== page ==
# What are the planets' sizes, from smallest to largest?

Name the planets in ascending order from smallest to largest as quickly as you can. Mercury, Mars, Venus, Earth, Neptune, Uranus, Saturn, and Jupiter are the planets. The mass of the planets increases from lowest to greatest, and Mercury is the lowest, making it the smallest planet in terms of size and mass. Jupiter is the largest, making it the biggest planet in terms of size.

Mercury has a diameter of 3,476 miles or 5,524 km. It orbits the Sun every 87.905 days. Its mass is roughly that of our Moon - but it weighs less than Earth's Moon because it is so much more sparsely distributed inside out.

Mars has a diameter of 6,400 miles or 10,000 km. It orbits the Sun every 224.924 days. Its mass is about one-third that of Earth - but it weighs less than Earth because it is so much more sparsely distributed inside out.

Venus has a diameter of 7,758 miles or 12,104 km. It orbits the Sun every 225.204 days. Its mass is almost equal to Earth's - but it weighs less than Earth because it is so much more sparsely distributed inside out.

Earth has a diameter of 7,756 miles or 12,174 km. It orbits the Sun once every 24 hours. Its mass is 5.98 billion tons. This makes it by far the most massive object in the Solar System.

## What is the correct order of planets from shortest to longest?

Simply think of anything along the lines of "Mercury Met Venus Every Night Until Saturn Jumped" to keep the list entrenched. This essentially means that the planets' sizes, from smallest to greatest, are Mercury, Mars, Venus, Earth, Neptune, Uranus, Saturn, and Jupiter. (Note: Neptune and Uranus were not known to possess moons until later studies revealed they had ones almost as large as Earth's.)

Now, this isn't exactly the only method used by scientists to determine the planet order, but it is one of the most commonly employed methods. The premise behind using this method is that the closer a planet is to its star, the hotter it becomes. Thus, the smaller planets would have been destroyed by the heat before any significant development could have taken place, while the larger worlds might still be geologically active today.

The idea for this method came about in 1838 when Johann Galle discovered that his observations of Mercury were not consistent with Newton's laws on gravity. He proposed an alternative model where Mercury had a small but dense body which caused it to move around its parent star in a very close orbit. Because of this close proximity to the sun, much of Mercury is too hot for life as we know it, so we will not discuss it further here.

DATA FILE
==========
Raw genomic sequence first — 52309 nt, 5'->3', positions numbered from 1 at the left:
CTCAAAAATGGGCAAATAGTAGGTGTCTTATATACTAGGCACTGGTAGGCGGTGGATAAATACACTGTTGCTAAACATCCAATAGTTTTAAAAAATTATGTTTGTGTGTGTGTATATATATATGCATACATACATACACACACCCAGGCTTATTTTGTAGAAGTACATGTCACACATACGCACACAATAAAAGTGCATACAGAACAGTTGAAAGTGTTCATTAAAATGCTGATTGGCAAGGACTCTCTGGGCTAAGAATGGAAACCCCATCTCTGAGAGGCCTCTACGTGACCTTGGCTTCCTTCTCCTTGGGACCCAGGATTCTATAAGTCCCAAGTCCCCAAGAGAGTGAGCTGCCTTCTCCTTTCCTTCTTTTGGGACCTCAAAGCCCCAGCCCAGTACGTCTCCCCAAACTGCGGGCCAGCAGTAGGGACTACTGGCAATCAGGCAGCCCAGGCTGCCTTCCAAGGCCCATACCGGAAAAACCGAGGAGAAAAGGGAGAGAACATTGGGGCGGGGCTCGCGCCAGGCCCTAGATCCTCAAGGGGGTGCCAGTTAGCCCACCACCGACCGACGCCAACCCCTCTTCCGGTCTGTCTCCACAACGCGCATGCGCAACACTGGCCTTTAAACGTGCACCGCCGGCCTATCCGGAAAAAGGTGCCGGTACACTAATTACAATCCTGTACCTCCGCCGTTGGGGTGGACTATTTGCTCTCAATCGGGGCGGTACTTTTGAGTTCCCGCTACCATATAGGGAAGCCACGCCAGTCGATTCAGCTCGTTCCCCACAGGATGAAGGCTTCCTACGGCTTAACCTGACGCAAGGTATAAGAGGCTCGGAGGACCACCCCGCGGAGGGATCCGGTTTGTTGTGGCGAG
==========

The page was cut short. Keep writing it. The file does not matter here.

Galle's findings were later confirmed by other astronomers who also found evidence of other planets moving around their stars in close-in orbits.

## What are the smaller planets?

Jupiter, Saturn, Uranus, Neptune, Earth, Venus, Mars, and Mercury would be listed in order of size, from largest to smallest: Jupiter, Saturn, Uranus, Neptune, Earth, Venus, Mars, and Mercury. Since the loss of Pluto as an official planet, Mercury seems to be the smallest planet in the solar system. However, because Pluto was so much smaller than the others, this distinction is purely technical.

In fact, based on their relative sizes, scientists have classified the planets into three groups: the major planets (or terrestrial planets), the ice planets (or frozen worlds), and the rock planets (or metallic worlds).

The term "major planet" describes those planets that are large enough for their own gravity to draw water off of their surfaces and into their interiors, thereby forming atmospheres. The other bodies in the Solar System are too small to do this naturally-the gravity of such small planets isn't strong enough. So they either have no atmosphere or they have one made up entirely of gases such as hydrogen or helium.

Earth's atmosphere is 50 times more dense than space is, so we can say that it weighs down on Earth's surface. Without this atmosphere, the surface gravity of our planet would be only 1/6 of what it is today. This means that if humans were not protected by our atmosphere, we would all die within a few hours due to lack of oxygen.

##### Pamela Greene

Pamela Greene is a freelance writer and blogger who enjoys writing about astrology, dreams, horoscopes, meditation and the occult. She's been studying these subjects for over 4 years now and has a small following on social media platforms. Pam loves to travel as she believes that it helps her connect with herself more deeply.

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